The team hired rolling stock and hired jazz musicians to keep pace with the train. With three stages, the train presents a mix of new talent, established artists and DJs playing to travelers aged four to 83. Departing at sunset, the train takes just over 12 hours to head east as passengers sway in the blues and feast on Cajun-style meatloaf, prawn jambalaya and apple cake. apple crumbs.

With a capacity of 400 passengers, the train has comfortable berths with five beds per compartment, bed linen provided. The luxury cars have three beds per compartment, with air conditioning, a seating area and a private sink. Although the music is supposed to end at midnight, the party can continue until 6 a.m. before the train arrives at Zoologischer Garten station in Berlin at 8 a.m.

(Photo: Maarten van der Velden, Epic Train Journeys, gestalten 2021)

The Cinque Terre railway

From La Spezia to Levanto, Italy (29 minutes)

Scattered along the rugged cliffs of Italy’s Ligurian coast, this pastel-colored chain of villages is most accessible by regular commuter train.

One of the most popular regions of Italy, the Cinque Terre caters to all the country’s fantasies. Built on the rocky coast, this cluster of five fishing villages includes medieval cobblestones, friendly hotels and a family-friendly trattorie.

Between the villages you can find hidden shrines and chapels, terraced vineyards and ancient paths lined with olive groves.

Visitors typically hike the trails connecting Monterosso, Vernazza, Corniglia, Manarola, and Riomaggiore – each taking a few hours – but the four-minute train gusts between villages offer a glimpse of parts unlikely to be seen on foot.

Disappearing in and out of the tunnels, the train follows the precipice of this jumble of gelato-colored villages as the sea laps against the rocks below. Passengers are treated to the sight of flat-capped farmers tending to their home gardens, resident cats tightrope walking over crumbling orange walls, and sudden bursts of tender pink cherry blossoms.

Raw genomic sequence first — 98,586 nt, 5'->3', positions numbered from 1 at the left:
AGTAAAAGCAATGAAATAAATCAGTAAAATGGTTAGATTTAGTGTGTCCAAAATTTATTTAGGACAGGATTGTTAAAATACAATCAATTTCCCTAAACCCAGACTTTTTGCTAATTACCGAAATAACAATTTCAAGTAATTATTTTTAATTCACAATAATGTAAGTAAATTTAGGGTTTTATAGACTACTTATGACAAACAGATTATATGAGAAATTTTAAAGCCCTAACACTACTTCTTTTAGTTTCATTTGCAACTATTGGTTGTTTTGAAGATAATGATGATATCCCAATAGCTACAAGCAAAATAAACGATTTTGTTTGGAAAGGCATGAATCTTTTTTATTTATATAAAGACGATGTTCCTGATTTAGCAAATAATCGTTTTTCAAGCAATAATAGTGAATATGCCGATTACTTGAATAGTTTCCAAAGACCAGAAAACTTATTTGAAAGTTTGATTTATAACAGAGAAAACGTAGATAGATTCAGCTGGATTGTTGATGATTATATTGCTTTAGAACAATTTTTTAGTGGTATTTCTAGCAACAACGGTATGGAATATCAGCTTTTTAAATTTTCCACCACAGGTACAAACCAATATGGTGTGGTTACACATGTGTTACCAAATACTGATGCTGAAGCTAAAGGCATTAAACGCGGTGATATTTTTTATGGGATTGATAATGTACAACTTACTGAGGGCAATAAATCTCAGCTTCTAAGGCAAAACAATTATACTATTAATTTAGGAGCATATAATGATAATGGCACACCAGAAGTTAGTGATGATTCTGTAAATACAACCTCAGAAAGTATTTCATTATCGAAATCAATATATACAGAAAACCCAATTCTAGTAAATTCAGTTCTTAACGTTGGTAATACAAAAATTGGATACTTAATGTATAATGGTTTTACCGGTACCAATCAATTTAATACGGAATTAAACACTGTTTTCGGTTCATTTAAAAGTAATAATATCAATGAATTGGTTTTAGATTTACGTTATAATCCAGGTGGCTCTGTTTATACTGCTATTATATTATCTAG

Although trains run regularly throughout the day, the best service to take is the slowest regional train, which will add just over 10 minutes to the 20-minute trip, and allow passengers to listen to the sound of the trains. church bells going through the trees, and smelling the scent of lemon and rosemary, heavy in the hot air.

Buying a Cinque Terre train card means you can descend into a village to enjoy a wood-fired pizza and walk around town, then board the next train.

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The Douro Valley Railway

From Régua to Régua, Portugal (three hours)

Not far from scenic train routes and charming train stations, Portugal is home to one of the most enjoyable train journeys in Europe – literally.

One of the smartest ways to experience Portugal and its culture is to take slow trains. Crisscrossing the wine region, connecting major cities and traveling to the edges of the coast, trains provide a fun way to meet locals and explore the places behind one of Portugal’s most famous products. : the port.

A famous train that focuses on the latter is the historic Douro Valley Line that embarks on a riverside round trip for those fancy a drink on the move. Built in 1925, the steam train is something of a national treasure. With polished wooden benches and the windows wide open, the train gives a long whistle and then exits Régua station.

On a sunny day, there’s no better way to spend three hours than following the meanders of the wide-mouthed Douro River through the sun-drenched valley, a patchwork of traditional terraced vines, quintas and olive trees.

Throughout the journey, local musicians hit tambourines, strum guitars and squeeze accordions as passengers sip glasses of sweet Port de Ferreira and grab paper bags of rebuçados da Régua – hard, honeyed candies sold by ladies in white coats.

Its whistle piercing the quiet air, the train passes through Pinhão and Tua stations, where passengers can get off to stretch their legs and buy a few bottles of port to take home. Making the loop, the train returns to Régua with a final whistle and crackle.

This is an edited excerpt from Epic Train Journeys: the inside track to the world’s greatest rail routes, by Monisha Rajesh (£ 35, Gestalten)